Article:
As seen in The Miami Student: Editorial Section

My home state – Massachusetts, the birthplace of America – was the first state in the U.S. to legalize and legitimize gay marriage in 2007. And yes, of course I am bragging. It was the start of an on-going revolution in the practice of tolerance, acceptance and the recognition of basic human rights. As with every revolution, however, it has encountered enormous and disappointing setbacks, many of which have reveal the ugly side of America and its micro-institutions, like Miami.

In November of 2014, the US Court of Appeals for the 6th Circuit (a federal court that governs parts of Tennessee, Michigan, Kentucky, and, you guessed it, Ohio) upheld the bans on gay marriage in this particular district of the United States. This means that even a decade and a half into the 21st century, certain citizens of the United States are still entirely barred from the legal recognition, financial benefits, and basic right of marriage.

The Cincinnati-based court’s decision, according to the Huffington Post, “marked the first time a federal appeals court backed a same-sex marriage ban after other appellate courts had found similar
bans unconstitutional.”

Look at that, Ohio is making history.

This discrepancy is apparently what caused the Supreme Court to decide to intervene. Until this decision, the fight for gay marriage rights was forward-moving. Here, we see one of those inevitable setbacks characteristic to every revolution. Ironically, this setback may actually push the issue forward as the Supreme Court takes it in this coming June.

Mixed reactions met the 6th Circuit ruling last year, most of them homophobic but disguised as concern for states’ rights.

The Columbus Dispatch quoted Phil Burress, head of Citizens for Community Values, an organization that supports marriage as an act meant solely for a man and a woman, on the ruling.

He says, “I’m not surprised at all. They got it right. It’s a states’ rights issue.”

Former Arkansas Gov. Mike Huckabee thinks the new idea of a Supreme Court ruling will be pointless, saying “one branch of government does not overrule the other two,” speaking up on his anger about the “notion of judicial supremacy.”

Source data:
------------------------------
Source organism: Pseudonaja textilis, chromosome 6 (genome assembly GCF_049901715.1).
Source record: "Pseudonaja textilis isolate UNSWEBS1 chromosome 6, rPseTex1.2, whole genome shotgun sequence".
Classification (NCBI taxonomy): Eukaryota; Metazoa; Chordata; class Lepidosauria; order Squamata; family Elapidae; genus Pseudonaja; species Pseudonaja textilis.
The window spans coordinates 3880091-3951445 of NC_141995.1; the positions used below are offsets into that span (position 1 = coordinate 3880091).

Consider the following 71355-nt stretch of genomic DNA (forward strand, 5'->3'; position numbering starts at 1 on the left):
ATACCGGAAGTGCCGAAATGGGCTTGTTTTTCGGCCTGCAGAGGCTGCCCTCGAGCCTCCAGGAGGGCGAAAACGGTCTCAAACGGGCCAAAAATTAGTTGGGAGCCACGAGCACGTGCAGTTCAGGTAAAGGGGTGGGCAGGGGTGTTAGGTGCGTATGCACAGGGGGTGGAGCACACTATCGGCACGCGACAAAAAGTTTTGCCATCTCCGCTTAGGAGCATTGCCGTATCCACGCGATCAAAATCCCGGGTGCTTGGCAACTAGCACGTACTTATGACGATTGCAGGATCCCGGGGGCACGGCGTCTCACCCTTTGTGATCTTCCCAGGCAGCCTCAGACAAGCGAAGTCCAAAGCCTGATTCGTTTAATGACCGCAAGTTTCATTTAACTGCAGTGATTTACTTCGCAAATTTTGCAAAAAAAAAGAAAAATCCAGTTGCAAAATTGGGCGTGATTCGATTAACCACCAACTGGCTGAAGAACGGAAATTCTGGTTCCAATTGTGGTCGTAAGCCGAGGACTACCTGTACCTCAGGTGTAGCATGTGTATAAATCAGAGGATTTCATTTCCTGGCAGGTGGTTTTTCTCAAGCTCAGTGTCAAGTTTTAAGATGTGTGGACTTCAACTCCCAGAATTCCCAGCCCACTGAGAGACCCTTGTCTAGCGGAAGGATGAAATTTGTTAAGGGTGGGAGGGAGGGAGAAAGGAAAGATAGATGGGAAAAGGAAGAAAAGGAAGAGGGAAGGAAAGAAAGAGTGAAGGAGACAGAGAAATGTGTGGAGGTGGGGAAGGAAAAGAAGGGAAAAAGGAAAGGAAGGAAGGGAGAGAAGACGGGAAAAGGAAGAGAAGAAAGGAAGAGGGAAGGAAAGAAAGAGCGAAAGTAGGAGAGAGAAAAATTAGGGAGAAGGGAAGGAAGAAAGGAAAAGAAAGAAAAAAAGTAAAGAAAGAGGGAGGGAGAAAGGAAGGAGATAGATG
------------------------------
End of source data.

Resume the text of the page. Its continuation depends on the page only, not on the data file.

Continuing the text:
He then, of course, goes on to talk about what marriage should be, in the “biblical…historical” sense.

You’ve heard the phrase, “Those who do not learn from history are doomed to repeat it.” That’s what all the opponents of the gay rights revolution are doing; repeating history, going in obscene circles.

The arguments against gay marriage are all the same tired excuses we have been hearing for the last decade, even century; ones based out of certain lenses of religion, history, ignorance, what has always been done. Even better is that these homophobic excuses for court rulings are veiled in the premise of states’ rights.

But this is not a states’ rights issue. It’s a human rights issue.

And for those who have been avoiding confronting this issue, especially here in Ohio, at Miami, it’s become too close to home to ignore anymore.

It’s no mystery that Miami is a primarily conservative school. That conservatism is not exactly the most welcoming environment for those members of the gay community searching for their niche.

And as rush comes to a close and fraternity pledges undergo hazing, we are reminded that the Miami Greek life population, an unusually large one, is now taking part in some extremely hyper-masculine rituals, a mindset that can be dangerous and hostile towards the gay and lesbian community, and gay men especially.

“People will stay closeted,” says Luke, a sophomore Political Science major at Miami. “It’s a stigma. When I came out to my friends back home, my one friend who joined a frat acts different around me [now]. We still hang out and stuff, but whenever he says specific things he always has to [follow it with] ‘no homo.’”

Luke describes the gay community at Miami as almost “underground.”

Of course, with progressive campus organizations like Spectrum, it’s hard to deny that the gay community on college campuses and at Miami especially are making strides in becoming strong campus forces. But there has to be more support.

That support, hopefully, may arrive this coming summer, as the Supreme Court considers questions involving the kinds of rights a body of government has to uphold the essentially-unconstitutional.

If all goes well, this ruling will stop history in its tracks, never to repeat itself again. As a former Bostonian and current Miamian, it would give me great pride to know that both my homes are tolerant and rational ones. May the revolution live on.

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